The modern global Jewish community contains many Jews coming from diverse societies and cultures. One example is that of the Bukharan Jews of Central Asia, from the legendary city of Bukhara. Bukharan Jews are one of the oldest ethno-religious groups living in Central Asia and created their own unique culture. Many have moved to Israel and the United States. This is primarily because of the collapse of the Soviet Union. While Soviet census data systematically undercounted Jews, in 1989 as many as 120,000 Jews lived in Uzbekistan. Today, estimates range up to 35,000.
There are other aspects of Jewish history relevant to Muslims, involving Ashkenazi Jews in Northern Europe, and the Sephardic Jews who went from Spain and Portugal to the Arab and Turkish lands. Each group also has a distinct history and culture which Muslims should research. Muslims should educate themselves about the history and diversity of Jews as a model for pluralism in their own community.
The common elements in Islam and Judaism will be rediscovered and reinforced when Muslims research Jewish religious history. Like Islam, Judaism places great theological emphasis on the role of prophets, such as Abraham and Moses. Abraham, in Islam as well as in Judaism, has an irreplaceable role in recognizing God's Divine Sovereignty.
In addition, the prophet Moses received the Decalogue from God and was lawgiver to Israel. Both faiths agree that Moses was the only prophet who saw and directly spoke to God. Furthermore, Moses is the most frequently-mentioned prophet in the Qur'an. Muslims should keep in mind that Abraham and Moses represent theological commonalities which Jews and Muslims can honor together.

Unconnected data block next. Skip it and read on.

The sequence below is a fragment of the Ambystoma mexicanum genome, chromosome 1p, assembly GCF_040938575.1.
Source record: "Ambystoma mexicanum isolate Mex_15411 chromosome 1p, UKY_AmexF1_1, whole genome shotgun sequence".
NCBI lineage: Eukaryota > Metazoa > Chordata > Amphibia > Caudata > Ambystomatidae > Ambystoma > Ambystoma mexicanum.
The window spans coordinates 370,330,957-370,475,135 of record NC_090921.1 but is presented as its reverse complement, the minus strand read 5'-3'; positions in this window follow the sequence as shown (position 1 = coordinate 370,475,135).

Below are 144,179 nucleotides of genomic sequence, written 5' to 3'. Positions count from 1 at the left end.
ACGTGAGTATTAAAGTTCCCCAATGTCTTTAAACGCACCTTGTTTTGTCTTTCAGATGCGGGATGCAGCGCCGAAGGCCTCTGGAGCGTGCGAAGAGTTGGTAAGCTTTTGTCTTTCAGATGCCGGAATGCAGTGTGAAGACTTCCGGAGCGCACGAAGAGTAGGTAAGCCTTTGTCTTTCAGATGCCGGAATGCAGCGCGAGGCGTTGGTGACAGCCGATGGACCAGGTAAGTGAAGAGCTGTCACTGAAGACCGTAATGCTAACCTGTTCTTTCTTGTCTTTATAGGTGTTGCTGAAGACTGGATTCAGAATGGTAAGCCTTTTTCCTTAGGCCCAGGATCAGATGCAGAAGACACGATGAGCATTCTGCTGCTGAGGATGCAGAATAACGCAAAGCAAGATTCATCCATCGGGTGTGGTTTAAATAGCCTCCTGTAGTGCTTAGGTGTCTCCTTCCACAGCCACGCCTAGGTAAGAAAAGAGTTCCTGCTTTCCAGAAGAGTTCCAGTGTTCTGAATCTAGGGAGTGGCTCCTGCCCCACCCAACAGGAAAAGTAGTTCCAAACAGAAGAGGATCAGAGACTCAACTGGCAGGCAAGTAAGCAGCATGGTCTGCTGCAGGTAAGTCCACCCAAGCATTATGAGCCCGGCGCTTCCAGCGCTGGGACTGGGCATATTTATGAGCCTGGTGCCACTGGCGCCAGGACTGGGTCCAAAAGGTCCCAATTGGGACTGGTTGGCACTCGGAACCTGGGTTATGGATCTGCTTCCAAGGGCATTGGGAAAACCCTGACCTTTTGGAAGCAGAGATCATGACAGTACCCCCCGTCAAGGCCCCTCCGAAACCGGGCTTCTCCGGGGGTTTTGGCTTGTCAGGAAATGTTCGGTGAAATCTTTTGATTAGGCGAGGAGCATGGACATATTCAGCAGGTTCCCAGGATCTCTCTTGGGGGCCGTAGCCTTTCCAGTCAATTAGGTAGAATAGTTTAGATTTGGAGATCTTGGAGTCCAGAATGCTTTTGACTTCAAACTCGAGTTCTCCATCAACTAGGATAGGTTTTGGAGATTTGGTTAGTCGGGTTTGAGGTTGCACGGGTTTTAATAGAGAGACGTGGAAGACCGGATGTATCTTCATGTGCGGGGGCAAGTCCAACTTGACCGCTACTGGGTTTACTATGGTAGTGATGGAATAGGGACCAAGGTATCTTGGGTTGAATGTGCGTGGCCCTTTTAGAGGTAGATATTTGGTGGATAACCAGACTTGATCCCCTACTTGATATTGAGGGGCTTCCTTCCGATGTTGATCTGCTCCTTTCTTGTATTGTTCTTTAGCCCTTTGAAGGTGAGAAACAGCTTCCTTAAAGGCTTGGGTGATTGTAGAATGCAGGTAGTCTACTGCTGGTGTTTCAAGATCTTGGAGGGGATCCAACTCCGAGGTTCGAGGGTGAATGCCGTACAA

Jews and Muslims represent two-thirds of the monotheistic, Abrahamic faith tradition. Along with Christians we are all descendants of Abraham. Muslims should therefore be natural partners for the Jewish community.
It is time for Muslims to think boldly in responding to Islamofascism and the anti-Jewish bigotry spreading in the Islamic global community like a cancer. It is time for Muslims to proclaim peace with the Jewish and Christian communities in America and throughout the world. Christians, Jews and Muslims must stand together and bridge our differences.
The world grows apathetic about the presence and law of God. Muslims, Christians and Jews must courageously address the significant differences among them, to defeat Islamofascism and extreme secularism in the global era. The continuing turmoil between Jews and Muslim must end.